Melanoma Nursing Initiative Resources Customized for the UK Audience

Stage IV Decision- Support Materials

New! Stage IV Decision-Support Tool

Welcome to this guide, Stage IV Melanoma Treatment Options: Making the Decision That’s Right for You. You can use this guide to discuss therapeutic options for managing Stage IV melanoma with your patients.

The document addresses

  • Stage IV melanoma clinical picture, biomarkers and pathology, and disease and patient factors involved in decision making
  • Efficacy, safety, administration, and family-planning aspects of targeted therapies, immune checkpoint inhibitors, and other therapies used for stage IV melanoma
  • Management of brain metastases, including radiation therapy
  • Clinical trials, including an overview of emerging therapies being studied
  • Survivorship and advanced care planning
  • Diagnosis (including biopsy techniques) as well as an overview of imaging
  • Practical patient resources

Developed in collaboration with Melanoma UK.

Stage III Decision- Support Materials

Updated Stage III Decision Support Tool

The Decision-Support Tool has been updated with information you need to know about outcomes for Stage III melanoma, long-term data for adjuvant therapies, and additional resources, including content specific for caregivers.

Developed in collaboration with the Melanoma UK.

New Stage III Companion Piece

Want to learn how to use the Stage III Decision-Support Tool? Peruse frequently asked questions about Stage III melanoma and learn how to use the support tool to guide your decision making.

Developed in collaboration with the Melanoma UK.

New! BRAF Q&A Compendium

BRAF in Melanoma: Answering Questions, Addressing Misconceptions

In the resources provided below, the AIM at Melanoma Foundation provides answers to questions and addresses misconceptions raised by patients regarding BRAF in melanoma. The patient-directed resources address what BRAF is, the role of BRAF in melanoma, what BRAF mutational status means, testing for BRAF, and the implications of the test results for treatment planning. The answers are provided by Lisa Kottschade, APRN, MSN, CNP, Associate Professor of Oncology at the Mayo Clinic in Rochester, Minnesota, and an expert faculty member of the Melanoma Nursing Initiative.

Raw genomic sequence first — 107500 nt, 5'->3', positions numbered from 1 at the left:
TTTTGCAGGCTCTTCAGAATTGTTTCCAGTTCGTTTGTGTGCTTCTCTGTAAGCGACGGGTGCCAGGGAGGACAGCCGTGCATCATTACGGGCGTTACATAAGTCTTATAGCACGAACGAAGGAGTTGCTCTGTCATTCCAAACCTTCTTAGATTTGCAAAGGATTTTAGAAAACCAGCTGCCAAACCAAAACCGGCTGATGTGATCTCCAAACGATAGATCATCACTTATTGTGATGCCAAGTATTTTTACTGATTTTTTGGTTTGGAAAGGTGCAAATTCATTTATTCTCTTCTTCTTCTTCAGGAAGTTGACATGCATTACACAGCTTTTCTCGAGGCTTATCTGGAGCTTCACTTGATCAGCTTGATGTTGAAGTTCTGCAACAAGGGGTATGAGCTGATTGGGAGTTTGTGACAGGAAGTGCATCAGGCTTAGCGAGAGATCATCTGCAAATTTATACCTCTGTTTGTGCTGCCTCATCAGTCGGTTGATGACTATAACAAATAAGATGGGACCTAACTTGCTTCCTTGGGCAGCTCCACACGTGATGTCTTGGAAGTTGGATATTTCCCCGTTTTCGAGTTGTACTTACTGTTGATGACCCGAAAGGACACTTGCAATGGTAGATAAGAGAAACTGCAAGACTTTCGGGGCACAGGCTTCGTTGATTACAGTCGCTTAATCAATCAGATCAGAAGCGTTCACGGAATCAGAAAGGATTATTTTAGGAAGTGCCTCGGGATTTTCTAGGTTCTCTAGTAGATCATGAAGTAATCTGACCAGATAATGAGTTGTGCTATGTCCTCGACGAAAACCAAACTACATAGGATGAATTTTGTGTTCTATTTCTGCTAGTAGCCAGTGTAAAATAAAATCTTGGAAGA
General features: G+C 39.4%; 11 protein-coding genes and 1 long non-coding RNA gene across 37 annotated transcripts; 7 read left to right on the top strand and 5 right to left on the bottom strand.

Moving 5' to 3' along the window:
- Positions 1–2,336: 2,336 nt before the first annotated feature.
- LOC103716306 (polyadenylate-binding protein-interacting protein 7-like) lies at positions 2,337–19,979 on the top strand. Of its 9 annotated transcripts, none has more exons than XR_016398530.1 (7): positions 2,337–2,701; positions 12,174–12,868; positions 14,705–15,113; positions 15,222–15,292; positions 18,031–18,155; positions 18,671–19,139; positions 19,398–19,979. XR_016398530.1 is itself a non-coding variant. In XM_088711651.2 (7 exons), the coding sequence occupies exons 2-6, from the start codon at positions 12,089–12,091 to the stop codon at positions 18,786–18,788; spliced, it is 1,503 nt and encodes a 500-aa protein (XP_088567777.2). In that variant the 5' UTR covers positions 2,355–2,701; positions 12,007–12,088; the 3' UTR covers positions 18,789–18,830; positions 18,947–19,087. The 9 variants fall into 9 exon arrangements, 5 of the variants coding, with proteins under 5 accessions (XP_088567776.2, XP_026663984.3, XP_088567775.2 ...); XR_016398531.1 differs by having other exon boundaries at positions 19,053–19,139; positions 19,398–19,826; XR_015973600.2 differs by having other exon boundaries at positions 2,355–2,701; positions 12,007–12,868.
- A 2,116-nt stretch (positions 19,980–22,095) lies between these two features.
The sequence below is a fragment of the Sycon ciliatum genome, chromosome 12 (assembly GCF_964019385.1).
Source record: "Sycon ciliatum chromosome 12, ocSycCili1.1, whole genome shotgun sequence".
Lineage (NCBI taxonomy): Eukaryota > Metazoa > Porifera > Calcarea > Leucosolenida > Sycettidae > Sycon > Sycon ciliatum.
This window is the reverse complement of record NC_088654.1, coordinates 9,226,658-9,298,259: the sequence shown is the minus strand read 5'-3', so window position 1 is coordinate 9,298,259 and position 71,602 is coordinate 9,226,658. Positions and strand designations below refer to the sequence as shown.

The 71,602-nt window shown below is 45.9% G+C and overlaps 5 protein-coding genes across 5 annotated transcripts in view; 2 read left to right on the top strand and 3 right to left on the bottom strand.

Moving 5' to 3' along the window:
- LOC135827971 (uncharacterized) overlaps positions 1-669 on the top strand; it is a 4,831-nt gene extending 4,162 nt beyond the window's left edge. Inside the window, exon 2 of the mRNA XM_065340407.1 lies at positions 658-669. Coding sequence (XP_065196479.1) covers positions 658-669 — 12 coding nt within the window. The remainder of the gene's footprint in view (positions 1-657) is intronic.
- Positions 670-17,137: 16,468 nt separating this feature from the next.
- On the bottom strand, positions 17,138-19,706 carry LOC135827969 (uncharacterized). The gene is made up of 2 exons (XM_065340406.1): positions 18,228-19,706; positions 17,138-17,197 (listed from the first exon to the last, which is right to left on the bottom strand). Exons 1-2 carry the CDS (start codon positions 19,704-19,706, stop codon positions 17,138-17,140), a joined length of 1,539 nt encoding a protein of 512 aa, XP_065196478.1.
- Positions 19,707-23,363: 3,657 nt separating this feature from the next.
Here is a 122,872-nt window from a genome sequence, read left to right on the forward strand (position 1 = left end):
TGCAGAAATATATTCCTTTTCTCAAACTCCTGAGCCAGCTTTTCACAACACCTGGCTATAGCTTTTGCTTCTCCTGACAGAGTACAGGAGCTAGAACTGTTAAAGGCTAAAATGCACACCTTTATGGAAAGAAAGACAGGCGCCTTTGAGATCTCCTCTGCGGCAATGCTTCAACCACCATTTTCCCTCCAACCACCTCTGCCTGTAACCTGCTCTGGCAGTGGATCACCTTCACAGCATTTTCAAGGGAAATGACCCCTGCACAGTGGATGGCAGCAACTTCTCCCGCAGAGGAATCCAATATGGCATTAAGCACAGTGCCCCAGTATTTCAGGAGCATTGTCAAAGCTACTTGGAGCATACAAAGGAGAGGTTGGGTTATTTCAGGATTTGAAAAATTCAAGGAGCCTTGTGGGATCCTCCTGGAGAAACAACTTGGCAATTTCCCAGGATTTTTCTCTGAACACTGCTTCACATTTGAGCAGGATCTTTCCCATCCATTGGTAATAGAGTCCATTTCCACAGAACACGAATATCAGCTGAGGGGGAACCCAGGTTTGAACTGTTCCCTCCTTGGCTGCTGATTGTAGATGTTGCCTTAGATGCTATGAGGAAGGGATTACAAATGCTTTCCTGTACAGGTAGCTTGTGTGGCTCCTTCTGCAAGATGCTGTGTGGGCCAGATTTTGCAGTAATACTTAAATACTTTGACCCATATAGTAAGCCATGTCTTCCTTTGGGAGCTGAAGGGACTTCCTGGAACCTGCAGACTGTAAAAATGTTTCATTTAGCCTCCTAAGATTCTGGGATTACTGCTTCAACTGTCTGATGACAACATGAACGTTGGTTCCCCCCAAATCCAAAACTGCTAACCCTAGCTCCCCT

We thank Novartis Pharmaceuticals for an unrestricted educational grant in support of this important educational initiative. We also thank Gillian Nuttall of Melanoma UK for review and customization of this content for the UK audience.

Print out this pamphlet, which provides Ms. Kottschade’s commentary for specific questions/statements about BRAF.

 

BRAF Q&A Videos

Click on the videos below to watch Ms. Kottschade’s commentary about BRAF. Below the videos, we have also listed some resources patients might find helpful as they navigate BRAF testing and management of their melanoma.

ABOUT BRAF

“What Is BRAF?”

“So BRAF is inherited. If my parents have the mutation, I will inherit it.”

“If I have a BRAF mutation, does that mean I need to get screened for other cancers?”

WHAT YOUR BRAF STATUS MEANS

“I am young, so it makes sense that my tumour would have a BRAF mutation.”

“I am BRAF positive. That’s bad. It means my tumour will come back.”

“I am BRAF negative. That means I am going to be OK.”

“You need to know your BRAF status, because it will tell you how you developed your melanoma and what you need to avoid so you don’t develop another one.”

BRAF TESTING

“I am stage II. They don’t test for BRAFin stage II patients.”

“Who should be tested for BRAF?”

“How is the BRAF test performed?”

“How long does the test take to perform?”

BRAF TESTING AND WHAT IT MEANS FOR YOUR TREATMENT OPTIONS

“If I am BRAF positive, it means I’m being treated with regular chemotherapy.”

“If I find out that I’m BRAF positive, then I’ll have to take the “BRAF drug” before they allow me to take the really good medicine, immunotherapy.”

“If I am BRAF negative, I won’t be able to get an effective therapy.”